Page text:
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Last Updated: Tuesday, 11 December 2007, 20:44 GMT
Brown to miss EU treaty ceremony
Gordon Brown
Mr Brown is due to face senior MPs on the day of the signing
Prime Minister Gordon Brown will miss the official signing of the EU treaty, but will travel to Lisbon and sign it later, Downing Street has said.

No 10 says the PM will not be able to attend the ceremony because he is to be grilled by a committee of senior MPs.

But he will leave London straight after the Commons liaison committee hearing and join EU heads of government at lunch and then sign the treaty.

The Tories accused him of "not having the guts" to sign the treaty in public.

The EU Reform treaty has proved politically controversial, with the Tories arguing that it is substantially the same as the abandoned EU Constitution, on which a referendum was promised by Labour.

Constitution rejected

But the government says the two documents are different, making a public vote on the treaty unnecessary.

BBC political editor Nick Robinson
Appearances matter in politics and diplomacy
BBC political editor Nick Robinson

Mr Brown has been invited to Lisbon by the Portuguese government - which holds the EU presidency - along with the leaders of the other 26 EU member states.

The new treaty is planned to replace the failed EU constitution, rejected by voters in France and the Netherlands in 2005.

Once it is signed, the treaty still has to be ratified by the UK and all other member countries before coming into force.

It creates a permanent EU president, a legal personality for the union and a high representative for foreign affairs, while also reducing the number of commissioners to streamline procedures in an enlarged EU of 27 states.

Elements of statehood such as a flag and an official anthem are not in the binding part of the treaty.

'Not significant'

But 16 member states have added their own non-binding declaration that the blue EU flag, the anthem based on the "Ode to Joy" from the Ninth Symphony by Ludwig van Beethoven, the motto "United in diversity" and Europe Day on 9 May "will continue as symbols to express the sense of community of the people in the EU".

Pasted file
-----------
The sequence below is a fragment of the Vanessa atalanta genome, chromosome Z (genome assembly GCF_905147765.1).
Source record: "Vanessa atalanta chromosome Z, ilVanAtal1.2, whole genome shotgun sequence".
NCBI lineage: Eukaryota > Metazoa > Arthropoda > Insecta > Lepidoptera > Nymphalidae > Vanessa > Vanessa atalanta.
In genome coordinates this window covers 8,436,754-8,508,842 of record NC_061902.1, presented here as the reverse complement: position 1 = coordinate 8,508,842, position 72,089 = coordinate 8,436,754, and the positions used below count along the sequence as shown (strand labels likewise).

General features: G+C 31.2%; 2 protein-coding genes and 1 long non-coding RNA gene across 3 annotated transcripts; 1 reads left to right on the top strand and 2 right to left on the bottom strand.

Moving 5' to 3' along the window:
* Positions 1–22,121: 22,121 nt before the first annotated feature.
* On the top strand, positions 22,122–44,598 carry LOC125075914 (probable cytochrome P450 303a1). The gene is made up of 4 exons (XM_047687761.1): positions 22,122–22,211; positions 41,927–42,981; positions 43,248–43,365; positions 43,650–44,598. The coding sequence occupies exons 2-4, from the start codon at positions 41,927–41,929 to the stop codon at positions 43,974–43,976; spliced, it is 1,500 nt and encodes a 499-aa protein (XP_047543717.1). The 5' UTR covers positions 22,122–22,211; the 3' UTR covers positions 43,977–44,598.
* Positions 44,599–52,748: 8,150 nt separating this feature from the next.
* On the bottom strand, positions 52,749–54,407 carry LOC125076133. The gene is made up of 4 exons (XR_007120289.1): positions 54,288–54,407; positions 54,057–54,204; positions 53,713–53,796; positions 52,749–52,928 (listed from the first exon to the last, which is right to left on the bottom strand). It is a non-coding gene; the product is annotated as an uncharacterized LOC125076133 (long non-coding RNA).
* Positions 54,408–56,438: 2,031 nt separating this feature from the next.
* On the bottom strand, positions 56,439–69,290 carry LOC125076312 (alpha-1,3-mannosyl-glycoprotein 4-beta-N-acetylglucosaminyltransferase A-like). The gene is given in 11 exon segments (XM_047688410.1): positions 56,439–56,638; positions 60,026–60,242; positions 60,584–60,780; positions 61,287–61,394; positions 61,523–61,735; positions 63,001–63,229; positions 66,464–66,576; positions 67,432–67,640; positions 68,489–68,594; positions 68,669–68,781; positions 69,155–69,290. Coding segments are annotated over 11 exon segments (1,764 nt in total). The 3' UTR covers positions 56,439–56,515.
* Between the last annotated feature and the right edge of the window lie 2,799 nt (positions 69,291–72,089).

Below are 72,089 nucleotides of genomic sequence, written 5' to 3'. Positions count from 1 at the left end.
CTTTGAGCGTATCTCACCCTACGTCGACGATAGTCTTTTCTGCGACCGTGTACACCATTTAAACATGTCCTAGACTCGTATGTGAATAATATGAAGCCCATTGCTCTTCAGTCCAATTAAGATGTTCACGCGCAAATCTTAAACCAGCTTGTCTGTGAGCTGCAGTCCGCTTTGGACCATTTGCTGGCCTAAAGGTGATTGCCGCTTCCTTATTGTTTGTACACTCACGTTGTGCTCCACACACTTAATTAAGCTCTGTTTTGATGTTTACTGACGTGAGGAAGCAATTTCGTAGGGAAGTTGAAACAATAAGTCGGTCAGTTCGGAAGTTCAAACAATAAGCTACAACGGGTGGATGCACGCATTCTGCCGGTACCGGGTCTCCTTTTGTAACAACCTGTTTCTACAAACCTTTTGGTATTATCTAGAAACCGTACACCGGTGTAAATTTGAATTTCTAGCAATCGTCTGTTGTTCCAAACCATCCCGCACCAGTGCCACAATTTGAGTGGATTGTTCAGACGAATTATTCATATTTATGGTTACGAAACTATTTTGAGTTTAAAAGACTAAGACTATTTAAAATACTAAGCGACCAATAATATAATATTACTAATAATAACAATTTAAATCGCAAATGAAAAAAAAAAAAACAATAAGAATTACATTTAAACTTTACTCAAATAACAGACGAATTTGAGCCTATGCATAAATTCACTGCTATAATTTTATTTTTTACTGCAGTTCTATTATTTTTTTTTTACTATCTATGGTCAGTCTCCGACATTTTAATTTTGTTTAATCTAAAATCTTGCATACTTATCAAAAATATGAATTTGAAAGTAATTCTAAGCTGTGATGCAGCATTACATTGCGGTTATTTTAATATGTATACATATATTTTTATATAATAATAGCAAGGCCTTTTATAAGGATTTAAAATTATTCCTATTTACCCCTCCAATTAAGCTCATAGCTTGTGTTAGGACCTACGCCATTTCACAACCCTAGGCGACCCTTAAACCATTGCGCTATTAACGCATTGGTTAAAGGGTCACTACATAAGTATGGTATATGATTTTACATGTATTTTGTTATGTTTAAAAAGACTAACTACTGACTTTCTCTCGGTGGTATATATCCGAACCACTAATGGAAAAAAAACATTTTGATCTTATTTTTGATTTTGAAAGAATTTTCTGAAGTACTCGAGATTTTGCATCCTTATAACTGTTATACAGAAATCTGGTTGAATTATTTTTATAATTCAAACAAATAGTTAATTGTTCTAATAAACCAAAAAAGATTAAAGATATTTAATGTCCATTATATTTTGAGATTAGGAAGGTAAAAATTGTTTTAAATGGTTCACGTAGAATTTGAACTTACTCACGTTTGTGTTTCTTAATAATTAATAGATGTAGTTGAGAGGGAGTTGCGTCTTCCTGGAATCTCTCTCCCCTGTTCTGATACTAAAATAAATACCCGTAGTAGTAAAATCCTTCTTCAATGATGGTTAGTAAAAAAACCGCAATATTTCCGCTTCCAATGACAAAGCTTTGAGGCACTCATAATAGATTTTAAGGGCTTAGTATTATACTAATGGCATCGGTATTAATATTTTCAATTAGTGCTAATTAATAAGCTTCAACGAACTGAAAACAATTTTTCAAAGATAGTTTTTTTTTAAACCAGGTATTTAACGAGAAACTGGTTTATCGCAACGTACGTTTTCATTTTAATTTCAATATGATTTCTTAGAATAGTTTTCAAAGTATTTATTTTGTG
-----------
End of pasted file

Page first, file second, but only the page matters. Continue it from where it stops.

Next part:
The Conservatives say there should be a referendum on the treaty before the UK agrees to it.

In a Commons debate on the EU, shadow foreign secretary William Hague said: "Ministers have neither the courage to fight a referendum nor the courage and honour to keep their own promise of a referendum.

"Once again they are happy to treat the people of this country like fools."

Both Mr Brown and his predecessor Tony Blair, have said the new treaty protects Britain's so-called red line issues on human and social rights, foreign policy and tax and benefits.

This is a ludicrous attempt to avoid being seen signing up to the treaty
Neil O'Brien
I Want A Referendum

Foreign Secretary David Miliband is expected to sign the treaty on the UK's behalf during the official signing ceremony on Thursday.

That happens at the same time as Mr Brown will give evidence to the Commons Liaison Committee - which brings together chairmen of 31 Commons committees - for the first time as prime minister.

The prime minister's spokesman said Mr Brown's lack of presence for the ceremony was "not a particularly significant issue" as previous EU treaties had been signed by foreign secretaries on behalf of the UK.

Mr Miliband told the Commons: "All of the details [of the treaty] will be very, very carefully scrutinised [by Parliament].

"Time will be given for all, for all opinions to be registered and for the detail to be exposed and debated."

Lib Dem foreign affairs spokesman Mark Hunter said the treaty would make the EU "a more effective and efficient" institution, and more accountable.

But he added: "We will be seeking to table an amendment which calls for a referendum to be held, not on the dry technical details of the treaty but on the real issue: whether it's a good idea for the UK to stay in or out.

"In or out, it's time we sorted it out."

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